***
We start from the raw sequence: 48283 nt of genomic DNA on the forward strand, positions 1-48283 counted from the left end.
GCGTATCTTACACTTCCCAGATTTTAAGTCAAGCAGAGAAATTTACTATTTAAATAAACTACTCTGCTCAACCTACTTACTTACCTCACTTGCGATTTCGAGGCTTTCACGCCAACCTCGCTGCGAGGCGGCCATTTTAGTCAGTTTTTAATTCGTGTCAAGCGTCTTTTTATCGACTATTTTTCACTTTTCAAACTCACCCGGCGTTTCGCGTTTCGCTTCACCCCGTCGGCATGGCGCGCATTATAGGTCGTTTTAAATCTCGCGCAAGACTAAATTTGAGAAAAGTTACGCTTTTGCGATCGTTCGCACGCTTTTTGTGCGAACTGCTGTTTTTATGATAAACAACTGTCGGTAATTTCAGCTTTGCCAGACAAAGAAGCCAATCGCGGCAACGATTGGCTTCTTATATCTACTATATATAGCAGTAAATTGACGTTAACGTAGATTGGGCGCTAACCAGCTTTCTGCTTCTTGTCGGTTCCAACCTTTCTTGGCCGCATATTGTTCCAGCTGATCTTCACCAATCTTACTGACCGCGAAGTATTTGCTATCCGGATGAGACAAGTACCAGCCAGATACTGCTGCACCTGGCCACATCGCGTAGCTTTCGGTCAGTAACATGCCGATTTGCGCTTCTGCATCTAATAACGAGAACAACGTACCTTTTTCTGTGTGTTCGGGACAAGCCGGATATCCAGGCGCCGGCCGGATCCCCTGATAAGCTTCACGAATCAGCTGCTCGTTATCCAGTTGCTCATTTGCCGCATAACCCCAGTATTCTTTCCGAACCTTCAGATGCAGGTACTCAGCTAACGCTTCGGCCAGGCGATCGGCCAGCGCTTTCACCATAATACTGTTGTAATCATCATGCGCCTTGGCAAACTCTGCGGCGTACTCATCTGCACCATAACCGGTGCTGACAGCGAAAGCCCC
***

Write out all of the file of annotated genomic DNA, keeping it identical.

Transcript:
We start from the raw sequence: 48283 nt of genomic DNA on the forward strand, positions 1-48283 counted from the left end.
GCGTATCTTACACTTCCCAGATTTTAAGTCAAGCAGAGAAATTTACTATTTAAATAAACTACTCTGCTCAACCTACTTACTTACCTCACTTGCGATTTCGAGGCTTTCACGCCAACCTCGCTGCGAGGCGGCCATTTTAGTCAGTTTTTAATTCGTGTCAAGCGTCTTTTTATCGACTATTTTTCACTTTTCAAACTCACCCGGCGTTTCGCGTTTCGCTTCACCCCGTCGGCATGGCGCGCATTATAGGTCGTTTTAAATCTCGCGCAAGACTAAATTTGAGAAAAGTTACGCTTTTGCGATCGTTCGCACGCTTTTTGTGCGAACTGCTGTTTTTATGATAAACAACTGTCGGTAATTTCAGCTTTGCCAGACAAAGAAGCCAATCGCGGCAACGATTGGCTTCTTATATCTACTATATATAGCAGTAAATTGACGTTAACGTAGATTGGGCGCTAACCAGCTTTCTGCTTCTTGTCGGTTCCAACCTTTCTTGGCCGCATATTGTTCCAGCTGATCTTCACCAATCTTACTGACCGCGAAGTATTTGCTATCCGGATGAGACAAGTACCAGCCAGATACTGCTGCACCTGGCCACATCGCGTAGCTTTCGGTCAGTAACATGCCGATTTGCGCTTCTGCATCTAATAACGAGAACAACGTACCTTTTTCTGTGTGTTCGGGACAAGCCGGATATCCAGGCGCCGGCCGGATCCCCTGATAAGCTTCACGAATCAGCTGCTCGTTATCCAGTTGCTCATTTGCCGCATAACCCCAGTATTCTTTCCGAACCTTCAGATGCAGGTACTCAGCTAACGCTTCGGCCAGGCGATCGGCCAGCGCTTTCACCATAATACTGTTGTAATCATCATGCGCCTTGGCAAACTCTGCGGCGTACTCATCTGCACCATAACCGGTGCTGACAGCGAAAGCCCC